SoftBank Intends to Issue Bonds in Order to Resurrect The Failed Google Moonshot

According to the Nikkei, SoftBank Corp. plans to issue its first sustainability bonds as early as January to resurrect a project shelved by Google parent Alphabet Inc. aimed at beaming internet service from high altitudes.
According to the report, SoftBank intends to raise more than 30 billion yen ($261 million) in debt to fund projects related to its high altitude platform station business. Alphabet has transferred approximately 200 patents from its Loon project to SoftBank Group Corp.’s telecoms unit, the Japanese company announced in September.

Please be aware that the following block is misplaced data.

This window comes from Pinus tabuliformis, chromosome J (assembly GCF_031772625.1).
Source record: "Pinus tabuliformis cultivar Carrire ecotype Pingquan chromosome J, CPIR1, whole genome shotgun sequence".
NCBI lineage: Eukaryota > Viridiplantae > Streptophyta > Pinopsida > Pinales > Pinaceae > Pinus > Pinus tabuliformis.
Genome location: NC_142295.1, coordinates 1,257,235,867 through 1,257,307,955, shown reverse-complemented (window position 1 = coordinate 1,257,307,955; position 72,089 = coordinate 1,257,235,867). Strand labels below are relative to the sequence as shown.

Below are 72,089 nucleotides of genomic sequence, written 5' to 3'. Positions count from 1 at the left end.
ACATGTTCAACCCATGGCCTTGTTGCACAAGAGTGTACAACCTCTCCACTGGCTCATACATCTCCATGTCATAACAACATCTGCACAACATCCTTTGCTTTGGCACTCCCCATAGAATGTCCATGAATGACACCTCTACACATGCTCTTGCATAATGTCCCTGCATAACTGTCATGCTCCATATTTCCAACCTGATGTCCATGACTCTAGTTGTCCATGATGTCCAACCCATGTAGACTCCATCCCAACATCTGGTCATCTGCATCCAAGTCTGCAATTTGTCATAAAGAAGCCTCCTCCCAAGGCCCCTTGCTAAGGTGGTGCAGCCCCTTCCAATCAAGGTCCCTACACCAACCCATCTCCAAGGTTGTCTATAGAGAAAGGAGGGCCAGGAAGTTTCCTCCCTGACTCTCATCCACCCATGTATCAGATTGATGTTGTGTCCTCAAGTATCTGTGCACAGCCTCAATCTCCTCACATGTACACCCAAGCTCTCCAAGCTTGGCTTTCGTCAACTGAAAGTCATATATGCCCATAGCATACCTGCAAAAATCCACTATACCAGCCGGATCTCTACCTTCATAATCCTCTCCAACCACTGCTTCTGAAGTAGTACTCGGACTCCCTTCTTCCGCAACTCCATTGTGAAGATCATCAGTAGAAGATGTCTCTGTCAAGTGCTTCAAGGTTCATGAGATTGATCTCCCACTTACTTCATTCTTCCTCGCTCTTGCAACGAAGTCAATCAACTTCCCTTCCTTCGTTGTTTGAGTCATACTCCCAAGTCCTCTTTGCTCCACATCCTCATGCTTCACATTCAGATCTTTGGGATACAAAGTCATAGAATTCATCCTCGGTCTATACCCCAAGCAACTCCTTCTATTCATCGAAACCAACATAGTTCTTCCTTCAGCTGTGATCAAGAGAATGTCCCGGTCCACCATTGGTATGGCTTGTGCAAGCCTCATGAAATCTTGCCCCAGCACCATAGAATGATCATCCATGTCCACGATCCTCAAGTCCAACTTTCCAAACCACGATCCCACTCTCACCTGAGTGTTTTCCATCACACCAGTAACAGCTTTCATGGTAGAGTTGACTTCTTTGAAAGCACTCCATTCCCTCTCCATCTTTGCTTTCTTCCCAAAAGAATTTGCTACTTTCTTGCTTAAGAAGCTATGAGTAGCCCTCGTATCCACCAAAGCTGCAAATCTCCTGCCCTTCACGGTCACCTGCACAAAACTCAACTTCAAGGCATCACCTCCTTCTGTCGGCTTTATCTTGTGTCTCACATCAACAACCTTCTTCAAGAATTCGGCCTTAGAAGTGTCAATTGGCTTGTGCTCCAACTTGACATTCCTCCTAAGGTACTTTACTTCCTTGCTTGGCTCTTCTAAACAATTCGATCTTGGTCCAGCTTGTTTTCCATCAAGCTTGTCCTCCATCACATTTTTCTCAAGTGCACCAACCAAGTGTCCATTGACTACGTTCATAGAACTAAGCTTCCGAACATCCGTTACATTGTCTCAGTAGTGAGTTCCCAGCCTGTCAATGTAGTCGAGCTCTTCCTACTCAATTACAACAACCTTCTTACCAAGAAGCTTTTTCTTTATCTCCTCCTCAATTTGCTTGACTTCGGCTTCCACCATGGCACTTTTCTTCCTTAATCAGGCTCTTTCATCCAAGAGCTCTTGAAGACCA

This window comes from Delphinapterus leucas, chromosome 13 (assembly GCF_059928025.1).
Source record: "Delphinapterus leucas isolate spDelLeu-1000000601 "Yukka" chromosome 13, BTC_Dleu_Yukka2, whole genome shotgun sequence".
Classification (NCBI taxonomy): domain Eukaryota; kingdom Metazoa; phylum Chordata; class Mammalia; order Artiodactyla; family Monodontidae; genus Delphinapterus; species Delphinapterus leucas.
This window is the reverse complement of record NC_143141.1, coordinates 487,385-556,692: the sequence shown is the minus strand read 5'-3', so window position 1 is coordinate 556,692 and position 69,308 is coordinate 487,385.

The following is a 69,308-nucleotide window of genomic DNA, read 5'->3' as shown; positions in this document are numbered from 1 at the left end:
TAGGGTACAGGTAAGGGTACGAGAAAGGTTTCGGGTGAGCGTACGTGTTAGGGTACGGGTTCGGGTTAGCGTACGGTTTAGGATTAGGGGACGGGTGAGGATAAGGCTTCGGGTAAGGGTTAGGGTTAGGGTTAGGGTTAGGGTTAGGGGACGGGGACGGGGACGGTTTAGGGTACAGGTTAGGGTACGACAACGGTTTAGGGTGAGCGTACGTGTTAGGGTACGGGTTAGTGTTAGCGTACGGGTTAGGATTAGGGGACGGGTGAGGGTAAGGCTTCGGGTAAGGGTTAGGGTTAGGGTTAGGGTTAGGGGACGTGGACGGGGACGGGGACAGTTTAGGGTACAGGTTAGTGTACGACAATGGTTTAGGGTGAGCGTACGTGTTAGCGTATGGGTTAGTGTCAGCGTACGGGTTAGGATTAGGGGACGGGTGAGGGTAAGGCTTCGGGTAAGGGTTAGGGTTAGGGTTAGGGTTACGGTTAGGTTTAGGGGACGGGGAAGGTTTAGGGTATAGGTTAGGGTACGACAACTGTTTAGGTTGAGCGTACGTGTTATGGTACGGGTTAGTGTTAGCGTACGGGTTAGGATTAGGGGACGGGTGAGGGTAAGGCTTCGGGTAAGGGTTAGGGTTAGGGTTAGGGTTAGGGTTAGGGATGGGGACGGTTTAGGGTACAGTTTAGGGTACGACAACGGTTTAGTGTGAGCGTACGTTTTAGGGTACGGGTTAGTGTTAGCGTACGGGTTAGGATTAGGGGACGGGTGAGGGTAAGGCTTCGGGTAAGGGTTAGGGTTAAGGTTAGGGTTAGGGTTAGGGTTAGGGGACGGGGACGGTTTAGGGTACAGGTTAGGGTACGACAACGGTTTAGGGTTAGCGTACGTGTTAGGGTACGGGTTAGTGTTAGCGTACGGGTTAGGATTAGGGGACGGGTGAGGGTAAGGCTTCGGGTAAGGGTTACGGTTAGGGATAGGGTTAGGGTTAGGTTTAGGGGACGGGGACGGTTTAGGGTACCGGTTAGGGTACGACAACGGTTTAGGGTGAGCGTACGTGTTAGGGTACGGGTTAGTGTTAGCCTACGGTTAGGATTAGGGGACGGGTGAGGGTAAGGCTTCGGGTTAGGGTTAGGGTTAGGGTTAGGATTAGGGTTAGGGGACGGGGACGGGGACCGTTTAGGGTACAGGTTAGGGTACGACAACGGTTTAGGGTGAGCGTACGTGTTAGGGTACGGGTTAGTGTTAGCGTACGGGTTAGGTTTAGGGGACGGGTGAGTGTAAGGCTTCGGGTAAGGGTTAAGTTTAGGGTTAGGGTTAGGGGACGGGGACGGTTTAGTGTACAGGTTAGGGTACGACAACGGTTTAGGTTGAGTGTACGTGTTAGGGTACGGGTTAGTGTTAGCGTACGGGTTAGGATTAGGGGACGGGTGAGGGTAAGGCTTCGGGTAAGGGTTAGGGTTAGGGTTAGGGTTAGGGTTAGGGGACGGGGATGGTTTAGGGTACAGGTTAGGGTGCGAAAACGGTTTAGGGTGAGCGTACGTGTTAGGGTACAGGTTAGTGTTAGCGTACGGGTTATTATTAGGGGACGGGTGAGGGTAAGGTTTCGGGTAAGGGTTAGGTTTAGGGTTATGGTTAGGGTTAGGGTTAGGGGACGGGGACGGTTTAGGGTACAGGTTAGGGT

SoftBank’s spokeswoman declined to comment.
Google launched Loon in 2013 as an ambitious effort to blanket the globe with internet connectivity via giant balloons drifting on high-altitude currents, but the unit was forced to close after failing to develop a viable business model. SoftBank, which invested $125 million in Loon in 2019, is working on its own wireless technology that employs fixed-wing autonomous aircraft as flying base stations.
After the 2011 earthquake and tsunami knocked out a large portion of its network in Japan, SoftBank began looking into alternatives to terrestrial antennas. In September of last year, the company’s solar-powered unmanned aircraft completed its first 20-hour stratospheric test flight in New Mexico.
According to the Nikkei, SoftBank is considering 7- and 10-year maturities for the bonds, with underwriters including Mitsubishi UFJ Morgan Stanley Securities and Mizuho Securities.